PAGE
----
For the driver’s seat, I removed the four inch riser from the slider assembly, then took the sliders apart to clean and re-grease them. With the sliders back together, I flipped them over (to allow clearance for the seat locking mechanism) and bolted them directly to the seat frame.

I did a test sit with the seat in this configuration and the sliders don’t add a lot of hight, but the seat is in a more upright configuration. It’s not easy to get to the seat latch, which is very close to the floor, but the new set up will allow for some seat movement forward.

To install the new set up in the car, I’ll be running bolts up from underneath into blind nuts glued to the seat rails. Yesterday, I clamped and glued the nuts in place, letting the glue set over night. Today, I expect to have time to get the seat back into the car.

Making a Dash for It

Old, but not that old, starter.
Old, but not that old, starter.

Seems like it was only about a year ago, perhaps longer, that I had to replace the starter. The one I put in didn’t last long, as I mentioned in my last post. When I got the old–but not that old starter out, it had developed some nasty rust and at least one thing had broken off and was rattling around inside.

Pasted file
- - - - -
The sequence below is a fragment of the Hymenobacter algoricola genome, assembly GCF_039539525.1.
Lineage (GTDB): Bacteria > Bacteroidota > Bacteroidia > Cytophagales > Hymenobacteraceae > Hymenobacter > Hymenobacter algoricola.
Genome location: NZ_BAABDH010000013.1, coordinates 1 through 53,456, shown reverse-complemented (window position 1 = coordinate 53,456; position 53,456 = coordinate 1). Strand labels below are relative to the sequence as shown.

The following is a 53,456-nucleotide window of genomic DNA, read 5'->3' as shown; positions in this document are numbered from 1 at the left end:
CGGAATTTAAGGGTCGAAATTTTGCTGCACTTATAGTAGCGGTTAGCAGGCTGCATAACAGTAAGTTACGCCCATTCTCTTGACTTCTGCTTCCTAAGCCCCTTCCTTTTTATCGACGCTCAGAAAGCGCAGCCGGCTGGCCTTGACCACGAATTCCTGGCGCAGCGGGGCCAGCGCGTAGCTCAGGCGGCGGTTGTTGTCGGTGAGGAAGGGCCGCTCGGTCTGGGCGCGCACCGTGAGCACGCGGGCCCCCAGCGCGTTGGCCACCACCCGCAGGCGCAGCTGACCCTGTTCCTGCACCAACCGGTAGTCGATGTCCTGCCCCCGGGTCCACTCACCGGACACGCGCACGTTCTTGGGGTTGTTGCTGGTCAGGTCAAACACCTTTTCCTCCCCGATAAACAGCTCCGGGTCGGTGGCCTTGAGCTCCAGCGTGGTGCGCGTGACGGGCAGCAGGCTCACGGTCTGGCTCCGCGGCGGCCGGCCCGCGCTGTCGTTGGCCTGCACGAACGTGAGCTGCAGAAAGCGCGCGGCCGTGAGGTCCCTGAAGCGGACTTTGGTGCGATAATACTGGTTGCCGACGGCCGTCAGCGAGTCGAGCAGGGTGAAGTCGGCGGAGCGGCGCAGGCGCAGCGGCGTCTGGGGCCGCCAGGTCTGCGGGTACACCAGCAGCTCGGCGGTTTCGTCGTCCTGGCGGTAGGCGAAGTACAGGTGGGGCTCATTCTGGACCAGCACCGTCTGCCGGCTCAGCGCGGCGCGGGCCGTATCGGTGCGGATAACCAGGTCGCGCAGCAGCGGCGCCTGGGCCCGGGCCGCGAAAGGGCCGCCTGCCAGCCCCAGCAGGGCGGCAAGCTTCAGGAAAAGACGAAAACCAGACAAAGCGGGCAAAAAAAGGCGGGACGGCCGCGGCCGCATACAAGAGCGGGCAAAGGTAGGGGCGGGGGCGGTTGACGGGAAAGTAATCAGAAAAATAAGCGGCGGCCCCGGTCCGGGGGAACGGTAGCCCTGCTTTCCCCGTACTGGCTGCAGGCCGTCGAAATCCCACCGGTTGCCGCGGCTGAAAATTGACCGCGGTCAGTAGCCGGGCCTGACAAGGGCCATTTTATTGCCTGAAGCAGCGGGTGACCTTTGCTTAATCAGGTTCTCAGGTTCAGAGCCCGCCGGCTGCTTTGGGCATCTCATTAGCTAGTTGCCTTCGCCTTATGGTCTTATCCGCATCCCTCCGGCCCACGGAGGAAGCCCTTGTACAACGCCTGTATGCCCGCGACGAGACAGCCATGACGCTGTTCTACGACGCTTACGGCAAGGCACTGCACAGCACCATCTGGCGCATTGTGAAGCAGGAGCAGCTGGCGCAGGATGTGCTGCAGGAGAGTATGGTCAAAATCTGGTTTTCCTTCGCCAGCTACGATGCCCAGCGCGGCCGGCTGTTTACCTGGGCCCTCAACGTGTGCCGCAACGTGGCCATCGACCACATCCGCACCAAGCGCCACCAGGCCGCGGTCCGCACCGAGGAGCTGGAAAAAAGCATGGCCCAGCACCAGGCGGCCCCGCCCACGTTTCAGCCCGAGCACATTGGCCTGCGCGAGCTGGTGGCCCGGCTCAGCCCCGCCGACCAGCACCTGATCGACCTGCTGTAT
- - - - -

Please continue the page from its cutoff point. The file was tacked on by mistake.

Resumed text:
Clearly, this one was toast.

I got a replacement from O’Reilly’s this time–a brand I had not heard of and a little more expensive than the Napa part I replaced. Installation, as before, is not difficult, though I did pick up a ratcheting box-end wrench to make that top bolt less of a chore. (And I was glad I did!) The new starter fires the car up with a “scchhhvooooom” that I hadn’t heard before, but is otherwise excellent.

A new (-ish) dash and assorted parts.
A new (-ish) dash and assorted parts.

Sunday meant a trip out to see a man about a dashboard. The dash he has was carefully uninstalled and in decent shape. It also came with a steering column, a better-than-mine steering wheel and a center console that I will end up trashing. The price was right, so we tossed it in the back of the truck and carted it home. Looks like most of the pieces are in place to get the dash out of the car and spruced up.